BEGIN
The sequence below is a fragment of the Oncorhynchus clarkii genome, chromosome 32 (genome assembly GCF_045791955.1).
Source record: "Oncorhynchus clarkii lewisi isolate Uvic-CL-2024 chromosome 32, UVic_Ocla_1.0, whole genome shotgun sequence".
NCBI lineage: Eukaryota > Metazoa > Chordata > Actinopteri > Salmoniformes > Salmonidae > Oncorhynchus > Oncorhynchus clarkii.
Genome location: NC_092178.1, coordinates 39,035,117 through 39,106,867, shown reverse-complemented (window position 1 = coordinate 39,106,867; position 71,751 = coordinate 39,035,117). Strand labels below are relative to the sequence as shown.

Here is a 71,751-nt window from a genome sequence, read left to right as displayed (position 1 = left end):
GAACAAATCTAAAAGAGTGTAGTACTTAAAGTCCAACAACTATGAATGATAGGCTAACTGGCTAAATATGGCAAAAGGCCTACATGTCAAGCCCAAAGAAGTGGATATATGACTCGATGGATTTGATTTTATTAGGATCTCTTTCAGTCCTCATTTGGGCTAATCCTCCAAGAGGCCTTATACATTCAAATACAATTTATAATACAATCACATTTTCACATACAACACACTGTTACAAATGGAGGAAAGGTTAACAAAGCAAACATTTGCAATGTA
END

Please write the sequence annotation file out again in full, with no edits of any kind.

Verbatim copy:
The sequence below is a fragment of the Oncorhynchus clarkii genome, chromosome 32 (genome assembly GCF_045791955.1).
Source record: "Oncorhynchus clarkii lewisi isolate Uvic-CL-2024 chromosome 32, UVic_Ocla_1.0, whole genome shotgun sequence".
NCBI lineage: Eukaryota > Metazoa > Chordata > Actinopteri > Salmoniformes > Salmonidae > Oncorhynchus > Oncorhynchus clarkii.
Genome location: NC_092178.1, coordinates 39,035,117 through 39,106,867, shown reverse-complemented (window position 1 = coordinate 39,106,867; position 71,751 = coordinate 39,035,117). Strand labels below are relative to the sequence as shown.

Here is a 71,751-nt window from a genome sequence, read left to right as displayed (position 1 = left end):
GAACAAATCTAAAAGAGTGTAGTACTTAAAGTCCAACAACTATGAATGATAGGCTAACTGGCTAAATATGGCAAAAGGCCTACATGTCAAGCCCAAAGAAGTGGATATATGACTCGATGGATTTGATTTTATTAGGATCTCTTTCAGTCCTCATTTGGGCTAATCCTCCAAGAGGCCTTATACATTCAAATACAATTTATAATACAATCACATTTTCACATACAACACACTGTTACAAATGGAGGAAAGGTTAACAAAGCAAACATTTGCAATGTA